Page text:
The Legend at Shanty Creek Resorts – Ducker Golf Report
By Ken Ducker
I know that this may come as a disappointment to some but this is not a story about me. I’m only a legend in my own mind.
No, this is about a true legend, Arnold Palmer, or at least about a course he designed called “The Legend” at Shanty Creek.
Arnold transformed this piece of northern Michigan landscape. He took the big trees, the water, the creeks, the wetlands and the sand and gave us one beautiful course. It still amazes me how these people can take a chunk of land that is full of ravines and trees so thick you can’t see more than a few yards and come up with a course that makes sense.
I guess that’s why he’s a legend and I run a motel.
The Legend begins with two of the nicest starting holes in the north. The first is a par 5 where the fairway keeps going down all the way to the green. It’s just a great hole from every point of view. After the leisurely trip down the valley on hole one, you have to climb out of the valley on number two. This trip is a little more daunting. From the tee, you have to hit over a ravine to a not-too-large plateau. If you land safely there you have to hit over another ravine to the green. This hole is not for the weak of heart.
You could call the first two holes “The Beauty and the Beast”.
The rest of the course is more like the first hole — tees that are set high with tree-lined fairways falling away in front of you. Of course not all the tees are up, but enough to make for some great views.
The large, well-maintained, bent grass fairways give you the impression that it’s almost impossible to get in to trouble at the Legend. However, quite often the angle of these fairways just beg you to cut a corner here, hit over that tree there. They present you with the opportunity to cut off a lot of yards. Sadly, when you find yourself in the weeds or behind a tree you won’t be able to blame tight fairways for your troubles.
This course has large greens that are in great shape. Most are tiered just to make it interesting. Crafty undulations test our skill at reading greens.
The sand traps range in size from small, almost pot bunkers, to large bunkers that are almost a work of art with the contours that were put into them. Arnie didn’t want to punish us with sand traps. I think he must have added them just to help spruce up the course.
When Arnie was a boy growing up helping his dad mow fairways with that Ford tractor we see on television, I am sure he had a pet dog because he sure likes doglegs. Half or more of the holes on this course has some degree of dogleg. Some very slight and a couple almost ninety degrees. Most are some where in between the two.
The large fairways and greens make Legend the type of course that Arnie would want us to play because after all, he is the Ambassador of Golf. He’s a nice guy. He wants us to enjoy the game. Just relax and enjoy the beauty of the north woods. Right?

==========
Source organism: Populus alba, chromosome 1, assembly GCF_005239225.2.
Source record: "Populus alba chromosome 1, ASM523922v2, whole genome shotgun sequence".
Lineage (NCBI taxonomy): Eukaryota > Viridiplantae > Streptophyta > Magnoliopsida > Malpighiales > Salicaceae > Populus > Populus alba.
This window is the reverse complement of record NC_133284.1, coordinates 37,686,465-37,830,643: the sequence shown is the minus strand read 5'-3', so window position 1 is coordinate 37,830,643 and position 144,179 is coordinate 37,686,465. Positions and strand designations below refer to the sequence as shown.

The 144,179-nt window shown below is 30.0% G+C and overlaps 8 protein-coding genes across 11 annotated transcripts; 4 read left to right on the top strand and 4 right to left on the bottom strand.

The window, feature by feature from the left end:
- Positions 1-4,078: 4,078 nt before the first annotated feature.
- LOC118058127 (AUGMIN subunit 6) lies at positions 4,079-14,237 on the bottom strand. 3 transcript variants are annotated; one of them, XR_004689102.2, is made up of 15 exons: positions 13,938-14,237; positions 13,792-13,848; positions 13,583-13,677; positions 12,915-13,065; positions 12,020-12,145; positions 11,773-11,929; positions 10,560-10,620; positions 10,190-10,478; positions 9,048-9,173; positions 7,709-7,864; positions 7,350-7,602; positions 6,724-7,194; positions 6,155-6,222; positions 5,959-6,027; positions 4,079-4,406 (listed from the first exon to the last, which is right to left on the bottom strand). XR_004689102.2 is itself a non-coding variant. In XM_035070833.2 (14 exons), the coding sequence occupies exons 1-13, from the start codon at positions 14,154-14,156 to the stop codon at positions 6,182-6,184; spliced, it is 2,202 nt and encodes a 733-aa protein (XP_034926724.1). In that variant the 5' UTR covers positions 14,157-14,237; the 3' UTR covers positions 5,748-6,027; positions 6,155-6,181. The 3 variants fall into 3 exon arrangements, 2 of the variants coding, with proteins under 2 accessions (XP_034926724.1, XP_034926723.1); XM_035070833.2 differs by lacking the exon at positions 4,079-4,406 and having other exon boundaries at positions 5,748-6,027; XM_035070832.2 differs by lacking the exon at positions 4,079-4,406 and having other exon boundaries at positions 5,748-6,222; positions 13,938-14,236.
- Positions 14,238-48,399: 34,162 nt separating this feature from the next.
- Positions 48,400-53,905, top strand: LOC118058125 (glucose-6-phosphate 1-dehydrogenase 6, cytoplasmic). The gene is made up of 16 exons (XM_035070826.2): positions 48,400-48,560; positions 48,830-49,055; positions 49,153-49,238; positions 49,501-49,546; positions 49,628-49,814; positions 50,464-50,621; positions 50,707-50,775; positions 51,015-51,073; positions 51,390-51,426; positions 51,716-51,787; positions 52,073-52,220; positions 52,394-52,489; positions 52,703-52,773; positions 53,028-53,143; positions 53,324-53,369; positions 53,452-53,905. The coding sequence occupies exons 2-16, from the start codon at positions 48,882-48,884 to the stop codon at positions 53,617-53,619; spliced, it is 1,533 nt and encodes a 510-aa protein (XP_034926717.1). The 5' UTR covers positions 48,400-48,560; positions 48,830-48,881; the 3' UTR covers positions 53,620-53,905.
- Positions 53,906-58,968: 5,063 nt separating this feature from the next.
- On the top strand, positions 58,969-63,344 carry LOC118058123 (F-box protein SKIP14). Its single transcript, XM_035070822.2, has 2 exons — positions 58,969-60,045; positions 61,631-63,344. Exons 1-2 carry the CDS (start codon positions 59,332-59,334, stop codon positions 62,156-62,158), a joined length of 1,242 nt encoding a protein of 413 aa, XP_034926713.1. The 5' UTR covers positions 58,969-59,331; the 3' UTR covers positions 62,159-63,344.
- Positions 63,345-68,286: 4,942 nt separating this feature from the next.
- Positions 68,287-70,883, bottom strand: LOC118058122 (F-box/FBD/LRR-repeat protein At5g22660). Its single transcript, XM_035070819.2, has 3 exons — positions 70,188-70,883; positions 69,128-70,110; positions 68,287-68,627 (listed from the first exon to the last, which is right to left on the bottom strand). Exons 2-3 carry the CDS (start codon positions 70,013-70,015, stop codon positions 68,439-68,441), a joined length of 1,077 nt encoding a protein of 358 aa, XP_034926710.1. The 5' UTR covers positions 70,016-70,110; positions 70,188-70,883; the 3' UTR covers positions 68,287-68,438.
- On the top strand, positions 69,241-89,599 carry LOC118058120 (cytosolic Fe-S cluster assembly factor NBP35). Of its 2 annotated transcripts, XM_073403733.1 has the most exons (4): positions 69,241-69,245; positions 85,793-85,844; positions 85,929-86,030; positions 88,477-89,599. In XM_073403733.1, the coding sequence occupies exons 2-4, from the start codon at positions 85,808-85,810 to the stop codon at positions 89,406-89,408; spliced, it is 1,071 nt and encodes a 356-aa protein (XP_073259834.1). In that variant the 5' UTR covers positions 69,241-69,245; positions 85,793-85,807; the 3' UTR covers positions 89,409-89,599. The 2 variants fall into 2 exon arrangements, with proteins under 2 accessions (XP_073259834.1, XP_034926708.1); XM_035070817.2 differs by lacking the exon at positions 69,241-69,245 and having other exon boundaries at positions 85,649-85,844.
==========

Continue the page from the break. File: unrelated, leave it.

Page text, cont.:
Although The Legend is a thing of beauty, don’t be lulled too quickly into a sense of everything being all right. Arnie, the ambassador of golf, had a few sneaky things to add to the mix at The Legend. I believe the golf gods made him do these things.
I think the golf gods made Arnie leave a few trees on the corners of a some of the doglegs, or just off to the side of some greens. Trees that you hardly notice. Trees that you think are really not in the way.
Well these trees can deflect shots better than NHL goalies. The Russian five couldn’t get a shot past these trees. Just when you think you got one past them, smack! So quick you can’t even see it.
Then the golf gods had Arnie add a few mounds that just nudge your nice drive into the rough, or even worst, into some wetland that Arnie wouldn’t have left there.
And they were still not satisfied.They had Arnie cut a creek or two across some fairways that you pay no attention to until you start looking for your ball.They had him put a small river and some big boulders in front of a par five. They had him move fairway traps to bring them more into play. They had him raise some greens up just a smidgen so your ball now has a chance to kick into the sand if you are just a little off with your shot to the green.
It must have been the golf gods. Arnie would never do that to us would he? He’s too nice a guy. If Arnie did this, and not the golf gods, he is a genius at putting the trouble in the spots that give you the opportunity to make a great shot, but grabs the shot that is just a little off. He makes you pay a small price for not paying attention to where your shot should be. He makes you do what you should do all the time when you play golf. Think.
The Legend is sneaky tough. You just don’t notice the trouble. It’s hidden in all that beauty like that snake in the garden.
So enjoy the views, but pay attention.
My hats off to Arnold, and the Legend.